Are we becoming a little too keen to disturb the dead for our own ends?
Shakespeare’s remains are the latest target of the body-brigade, despite the clear inscription on his tomb cursing anyone who should move his bones.
Experts gleaned much information from the recent exhumation of the remains of Richard III, reviving interest in examining the bones and teeth supposedly entombed in Holy Trinity church in Stratford on Avon.
Here too there is uncertainty, some claiming there is no evidence the remains are actually Shakespeare’s, other believing that the buried man, son of a glovemaker, can never have achieved such literary genius and is therefore not the author of most of the work attributed to him.
Droeshout Portrait of William Shakespeare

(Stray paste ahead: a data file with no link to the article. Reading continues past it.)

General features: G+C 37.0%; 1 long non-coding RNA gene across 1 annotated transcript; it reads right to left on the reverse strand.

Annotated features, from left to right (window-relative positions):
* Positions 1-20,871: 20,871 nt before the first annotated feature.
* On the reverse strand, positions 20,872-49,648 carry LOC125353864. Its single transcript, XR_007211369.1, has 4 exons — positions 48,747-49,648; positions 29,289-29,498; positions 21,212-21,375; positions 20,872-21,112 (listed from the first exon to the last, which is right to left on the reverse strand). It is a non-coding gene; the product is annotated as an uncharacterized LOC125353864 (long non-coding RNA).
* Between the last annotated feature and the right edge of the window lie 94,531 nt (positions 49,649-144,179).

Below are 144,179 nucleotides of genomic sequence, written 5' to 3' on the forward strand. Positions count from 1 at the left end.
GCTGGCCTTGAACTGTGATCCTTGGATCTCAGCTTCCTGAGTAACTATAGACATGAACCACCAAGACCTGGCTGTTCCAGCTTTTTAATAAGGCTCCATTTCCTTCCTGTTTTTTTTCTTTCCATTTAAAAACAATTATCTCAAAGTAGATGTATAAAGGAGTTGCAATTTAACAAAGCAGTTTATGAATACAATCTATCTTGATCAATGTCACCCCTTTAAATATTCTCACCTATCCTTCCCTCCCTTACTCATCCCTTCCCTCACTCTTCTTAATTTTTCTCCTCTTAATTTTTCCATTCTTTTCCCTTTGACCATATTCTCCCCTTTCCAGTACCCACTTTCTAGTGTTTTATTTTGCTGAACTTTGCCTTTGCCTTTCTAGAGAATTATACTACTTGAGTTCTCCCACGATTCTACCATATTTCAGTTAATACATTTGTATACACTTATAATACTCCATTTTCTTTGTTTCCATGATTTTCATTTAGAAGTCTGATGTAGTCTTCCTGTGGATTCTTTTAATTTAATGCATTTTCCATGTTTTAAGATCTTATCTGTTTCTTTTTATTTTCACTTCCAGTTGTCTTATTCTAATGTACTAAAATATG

But many agree that the buried man was anxious about the possibility of his corpse being disturbed. And they agree that any investigations will be of no benefit to him. The South African academic calling for the tests suggests that we could find out much more about how Shakespeare lived, what he ate and what ultimately killed him, though his applications have been rejected in the past.
How ironic that a man whom we honour for his literary genius should find the very wordson his gravestone so ill-respected.
Good frend for Jesus sake forebeare
To digg the dust encloased heare
Bleste be the man that spares thes stones
And curst be he that moves my bones
See article in The Telegraph here
and The Guardian here